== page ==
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Is franchising a good idea?


Bradley Benton Elizabethtown, KY

Hello, I am exploring options on start a frozen yogurt business and was considering franchising or trying to obtain my own equipment. Which would be the best route to go? Also, if possible could shed some light on how the whole franchising works.

15 January 2018 10 replies Small Business



Michael Del Vecchio Killingworth, CT

GM sarg -

Franchising may or may not be a good idea. The good news is that it is a business in a box - the startup work is done. The caution is that the economics may or may not be to your advantage.

I do have experience here - some ideas:
Start by contacting SCORE - many free resources available.
Check out the SBA website - there is a list of approved franchises and some possible deals - as an example, seven-eleven was giving away a franchise to a veteran.
Vetfran is a good start. Also check out frannet.

Contact me if you want to talk. Best of luck.

6 February 2018 Helpful answer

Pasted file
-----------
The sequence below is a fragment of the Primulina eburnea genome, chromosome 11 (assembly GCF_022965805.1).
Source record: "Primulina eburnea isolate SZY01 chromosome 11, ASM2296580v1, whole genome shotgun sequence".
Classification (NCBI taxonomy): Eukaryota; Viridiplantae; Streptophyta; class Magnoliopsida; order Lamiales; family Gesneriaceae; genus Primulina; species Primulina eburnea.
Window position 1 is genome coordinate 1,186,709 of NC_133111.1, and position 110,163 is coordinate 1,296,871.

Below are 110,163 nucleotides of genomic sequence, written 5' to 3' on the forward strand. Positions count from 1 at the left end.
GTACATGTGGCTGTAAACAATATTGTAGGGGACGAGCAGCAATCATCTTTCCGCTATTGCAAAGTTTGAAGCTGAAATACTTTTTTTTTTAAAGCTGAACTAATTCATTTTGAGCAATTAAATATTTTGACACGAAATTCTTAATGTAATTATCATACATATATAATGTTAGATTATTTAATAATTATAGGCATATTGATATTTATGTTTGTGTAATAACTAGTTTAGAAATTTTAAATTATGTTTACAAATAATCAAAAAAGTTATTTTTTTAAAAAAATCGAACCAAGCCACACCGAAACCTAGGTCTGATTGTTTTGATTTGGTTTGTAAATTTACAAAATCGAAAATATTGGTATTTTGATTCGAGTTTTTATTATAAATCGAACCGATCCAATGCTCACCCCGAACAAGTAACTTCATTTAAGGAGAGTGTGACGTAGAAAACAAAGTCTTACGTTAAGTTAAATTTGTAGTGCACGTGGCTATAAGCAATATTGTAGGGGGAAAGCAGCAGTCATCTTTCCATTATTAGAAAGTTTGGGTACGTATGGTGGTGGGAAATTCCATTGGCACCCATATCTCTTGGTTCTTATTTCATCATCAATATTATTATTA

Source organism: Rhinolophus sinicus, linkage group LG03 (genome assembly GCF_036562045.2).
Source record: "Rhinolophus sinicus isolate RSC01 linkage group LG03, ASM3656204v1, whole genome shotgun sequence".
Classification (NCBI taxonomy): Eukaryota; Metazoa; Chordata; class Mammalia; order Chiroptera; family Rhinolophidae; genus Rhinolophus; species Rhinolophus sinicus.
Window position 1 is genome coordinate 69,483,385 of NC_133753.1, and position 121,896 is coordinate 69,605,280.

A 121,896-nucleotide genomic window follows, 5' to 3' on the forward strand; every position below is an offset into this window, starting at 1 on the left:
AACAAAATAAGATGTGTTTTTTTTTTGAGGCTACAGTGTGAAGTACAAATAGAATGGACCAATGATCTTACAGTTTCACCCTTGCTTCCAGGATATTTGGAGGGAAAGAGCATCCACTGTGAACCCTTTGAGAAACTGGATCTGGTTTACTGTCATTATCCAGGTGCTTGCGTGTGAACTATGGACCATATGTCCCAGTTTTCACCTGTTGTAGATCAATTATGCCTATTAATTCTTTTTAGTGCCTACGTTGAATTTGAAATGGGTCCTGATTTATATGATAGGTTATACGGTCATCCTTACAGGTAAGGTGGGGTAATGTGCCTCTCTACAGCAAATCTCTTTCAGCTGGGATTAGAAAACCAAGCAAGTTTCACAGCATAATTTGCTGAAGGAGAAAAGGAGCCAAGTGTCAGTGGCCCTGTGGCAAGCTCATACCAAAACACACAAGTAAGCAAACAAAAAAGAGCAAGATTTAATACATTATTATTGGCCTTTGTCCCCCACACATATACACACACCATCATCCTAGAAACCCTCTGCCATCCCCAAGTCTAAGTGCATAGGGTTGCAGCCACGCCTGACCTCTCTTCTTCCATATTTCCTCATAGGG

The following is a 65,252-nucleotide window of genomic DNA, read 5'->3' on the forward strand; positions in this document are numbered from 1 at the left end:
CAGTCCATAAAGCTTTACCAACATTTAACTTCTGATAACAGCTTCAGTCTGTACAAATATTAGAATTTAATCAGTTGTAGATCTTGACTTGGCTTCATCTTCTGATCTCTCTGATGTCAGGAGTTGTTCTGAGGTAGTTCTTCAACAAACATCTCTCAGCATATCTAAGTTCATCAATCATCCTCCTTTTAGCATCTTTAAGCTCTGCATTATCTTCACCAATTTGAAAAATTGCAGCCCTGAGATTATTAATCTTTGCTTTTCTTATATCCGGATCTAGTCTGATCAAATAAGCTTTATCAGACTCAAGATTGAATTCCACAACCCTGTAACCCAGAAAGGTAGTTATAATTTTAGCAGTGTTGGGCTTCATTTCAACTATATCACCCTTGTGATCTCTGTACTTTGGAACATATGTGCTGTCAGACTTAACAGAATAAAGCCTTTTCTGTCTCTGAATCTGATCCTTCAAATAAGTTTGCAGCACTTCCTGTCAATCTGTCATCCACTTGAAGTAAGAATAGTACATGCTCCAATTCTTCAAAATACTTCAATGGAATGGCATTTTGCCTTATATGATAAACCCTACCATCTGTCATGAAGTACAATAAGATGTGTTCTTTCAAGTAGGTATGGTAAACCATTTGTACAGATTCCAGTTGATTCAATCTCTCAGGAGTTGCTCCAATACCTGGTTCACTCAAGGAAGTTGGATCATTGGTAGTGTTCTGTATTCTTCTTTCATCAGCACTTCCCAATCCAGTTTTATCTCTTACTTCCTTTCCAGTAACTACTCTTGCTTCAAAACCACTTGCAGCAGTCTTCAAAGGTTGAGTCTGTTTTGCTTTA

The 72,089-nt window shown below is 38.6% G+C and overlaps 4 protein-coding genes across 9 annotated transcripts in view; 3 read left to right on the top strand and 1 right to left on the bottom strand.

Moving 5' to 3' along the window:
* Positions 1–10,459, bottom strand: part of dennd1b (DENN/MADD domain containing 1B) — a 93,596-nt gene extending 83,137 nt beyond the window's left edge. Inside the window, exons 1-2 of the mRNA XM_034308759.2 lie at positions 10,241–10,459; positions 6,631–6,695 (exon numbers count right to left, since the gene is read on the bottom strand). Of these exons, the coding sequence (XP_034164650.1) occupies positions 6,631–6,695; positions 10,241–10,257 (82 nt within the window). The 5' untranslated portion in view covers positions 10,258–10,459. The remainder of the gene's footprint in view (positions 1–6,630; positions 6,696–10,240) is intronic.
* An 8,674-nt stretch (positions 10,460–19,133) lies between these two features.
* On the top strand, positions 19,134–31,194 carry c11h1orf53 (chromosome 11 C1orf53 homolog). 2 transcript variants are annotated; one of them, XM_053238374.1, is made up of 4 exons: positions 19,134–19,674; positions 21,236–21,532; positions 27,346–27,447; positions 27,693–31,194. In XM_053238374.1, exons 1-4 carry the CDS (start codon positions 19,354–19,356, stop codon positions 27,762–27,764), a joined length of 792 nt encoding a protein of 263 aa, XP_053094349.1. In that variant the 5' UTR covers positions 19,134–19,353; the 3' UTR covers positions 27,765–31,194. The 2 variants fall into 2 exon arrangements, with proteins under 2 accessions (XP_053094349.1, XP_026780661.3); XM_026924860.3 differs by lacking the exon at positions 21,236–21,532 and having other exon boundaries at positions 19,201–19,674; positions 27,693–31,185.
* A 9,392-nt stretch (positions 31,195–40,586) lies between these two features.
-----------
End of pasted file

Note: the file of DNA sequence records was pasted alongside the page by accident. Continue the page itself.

Richard Ashe Houston, TX

Hi Bradley,

My first question for you is why frozen yogurt? But let's come back to that later....

You have 3 options for getting into business:
1. Start your own
2. Franchise
3. Buy existing

Here's a quick pro/con of 1 & 2. As each model has its own set of advantages and disadvantages.

As an entrepreneur, the advantages and disadvantages are the same; you will be required to develop every aspect of your business, your brand, i.e. website, signage, etc., develop training and operating process for your employees, select location, etc. If you enjoy or want to make every decision about your business then start your own.

The primary disadvantage is funding the business. To qualify for loans you will have to establish that you can meet business expenses and loan payments from the earnings of the business based on historical performance of at least 24 months to be eligible for an SBA loan.

The advantages of franchising are an Increased chance of success with a proven business model, established product with brand recognition, training, and SOP with ongoing support in operating the business. You are also qualifying for an SBA loan is easier based on the historical performance of the franchise.